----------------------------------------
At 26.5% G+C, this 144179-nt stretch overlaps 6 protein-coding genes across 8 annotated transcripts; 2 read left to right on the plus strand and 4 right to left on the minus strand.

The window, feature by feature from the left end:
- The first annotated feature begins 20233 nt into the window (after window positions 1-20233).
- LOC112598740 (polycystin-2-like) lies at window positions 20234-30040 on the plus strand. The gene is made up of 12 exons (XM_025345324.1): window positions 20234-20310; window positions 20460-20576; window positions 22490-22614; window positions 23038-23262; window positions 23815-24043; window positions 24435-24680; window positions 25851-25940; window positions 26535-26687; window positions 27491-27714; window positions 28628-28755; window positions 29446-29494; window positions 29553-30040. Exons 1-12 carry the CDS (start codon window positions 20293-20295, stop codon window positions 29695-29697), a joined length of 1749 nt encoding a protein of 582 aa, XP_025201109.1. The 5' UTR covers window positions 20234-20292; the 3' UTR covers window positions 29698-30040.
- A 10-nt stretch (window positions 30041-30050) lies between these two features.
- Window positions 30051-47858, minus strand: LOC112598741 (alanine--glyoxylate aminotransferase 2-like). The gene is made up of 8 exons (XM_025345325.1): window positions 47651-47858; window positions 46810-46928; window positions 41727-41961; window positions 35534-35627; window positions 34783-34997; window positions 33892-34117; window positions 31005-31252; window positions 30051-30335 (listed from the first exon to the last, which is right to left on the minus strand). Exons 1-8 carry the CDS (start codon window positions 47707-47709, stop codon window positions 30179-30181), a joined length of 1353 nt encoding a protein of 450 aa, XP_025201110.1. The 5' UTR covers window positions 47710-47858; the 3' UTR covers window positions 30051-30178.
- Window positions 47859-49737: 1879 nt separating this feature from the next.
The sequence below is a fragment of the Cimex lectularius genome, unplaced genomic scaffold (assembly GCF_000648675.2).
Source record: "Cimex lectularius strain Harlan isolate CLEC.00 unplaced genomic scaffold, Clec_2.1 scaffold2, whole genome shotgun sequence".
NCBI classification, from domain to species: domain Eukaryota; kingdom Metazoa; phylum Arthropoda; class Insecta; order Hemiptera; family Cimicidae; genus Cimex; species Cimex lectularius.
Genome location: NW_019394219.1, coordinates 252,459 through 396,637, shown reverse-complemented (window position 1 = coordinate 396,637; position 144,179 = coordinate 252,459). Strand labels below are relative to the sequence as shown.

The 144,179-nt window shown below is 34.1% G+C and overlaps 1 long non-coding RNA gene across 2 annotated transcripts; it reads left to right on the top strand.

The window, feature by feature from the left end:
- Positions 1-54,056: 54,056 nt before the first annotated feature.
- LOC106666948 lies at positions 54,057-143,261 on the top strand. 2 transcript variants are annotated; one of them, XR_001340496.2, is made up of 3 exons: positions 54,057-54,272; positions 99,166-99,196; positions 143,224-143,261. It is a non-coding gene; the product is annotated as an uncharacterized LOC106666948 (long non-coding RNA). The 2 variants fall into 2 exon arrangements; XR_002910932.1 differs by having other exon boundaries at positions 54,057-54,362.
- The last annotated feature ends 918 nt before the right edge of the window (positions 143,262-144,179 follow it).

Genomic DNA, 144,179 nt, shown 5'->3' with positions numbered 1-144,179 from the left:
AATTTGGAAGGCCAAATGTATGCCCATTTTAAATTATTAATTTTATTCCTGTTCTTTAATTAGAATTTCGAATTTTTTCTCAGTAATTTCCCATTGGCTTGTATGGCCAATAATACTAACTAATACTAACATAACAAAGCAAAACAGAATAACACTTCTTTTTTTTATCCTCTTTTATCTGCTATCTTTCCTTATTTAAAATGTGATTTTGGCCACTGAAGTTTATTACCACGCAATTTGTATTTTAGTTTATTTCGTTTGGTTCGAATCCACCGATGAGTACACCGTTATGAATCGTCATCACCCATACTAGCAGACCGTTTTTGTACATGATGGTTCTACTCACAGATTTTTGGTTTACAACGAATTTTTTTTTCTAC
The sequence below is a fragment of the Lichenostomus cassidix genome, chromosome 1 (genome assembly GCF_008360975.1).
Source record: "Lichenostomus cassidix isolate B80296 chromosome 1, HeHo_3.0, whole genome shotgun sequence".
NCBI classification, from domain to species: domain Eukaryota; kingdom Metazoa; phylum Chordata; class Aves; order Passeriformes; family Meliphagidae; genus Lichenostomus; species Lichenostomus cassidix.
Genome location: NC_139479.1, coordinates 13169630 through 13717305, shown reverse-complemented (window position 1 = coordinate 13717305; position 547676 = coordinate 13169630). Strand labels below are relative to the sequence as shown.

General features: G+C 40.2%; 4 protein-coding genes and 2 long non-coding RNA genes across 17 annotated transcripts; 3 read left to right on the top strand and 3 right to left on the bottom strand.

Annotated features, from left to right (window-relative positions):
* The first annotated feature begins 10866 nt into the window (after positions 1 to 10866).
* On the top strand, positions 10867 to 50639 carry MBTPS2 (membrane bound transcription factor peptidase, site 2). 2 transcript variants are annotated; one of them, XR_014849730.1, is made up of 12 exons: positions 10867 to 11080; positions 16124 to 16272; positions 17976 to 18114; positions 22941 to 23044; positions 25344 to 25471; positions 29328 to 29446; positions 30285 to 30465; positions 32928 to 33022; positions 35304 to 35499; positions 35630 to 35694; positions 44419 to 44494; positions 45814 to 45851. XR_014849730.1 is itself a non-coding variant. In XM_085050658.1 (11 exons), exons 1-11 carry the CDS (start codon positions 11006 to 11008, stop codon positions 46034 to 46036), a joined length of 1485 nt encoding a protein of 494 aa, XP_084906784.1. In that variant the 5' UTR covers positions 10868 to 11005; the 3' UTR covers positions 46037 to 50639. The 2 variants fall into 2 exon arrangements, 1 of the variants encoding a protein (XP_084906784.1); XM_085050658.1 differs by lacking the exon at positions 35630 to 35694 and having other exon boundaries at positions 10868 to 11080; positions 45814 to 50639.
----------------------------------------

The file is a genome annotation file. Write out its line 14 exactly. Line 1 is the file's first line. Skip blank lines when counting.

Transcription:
- Positions 1-54,056: 54,056 nt before the first annotated feature.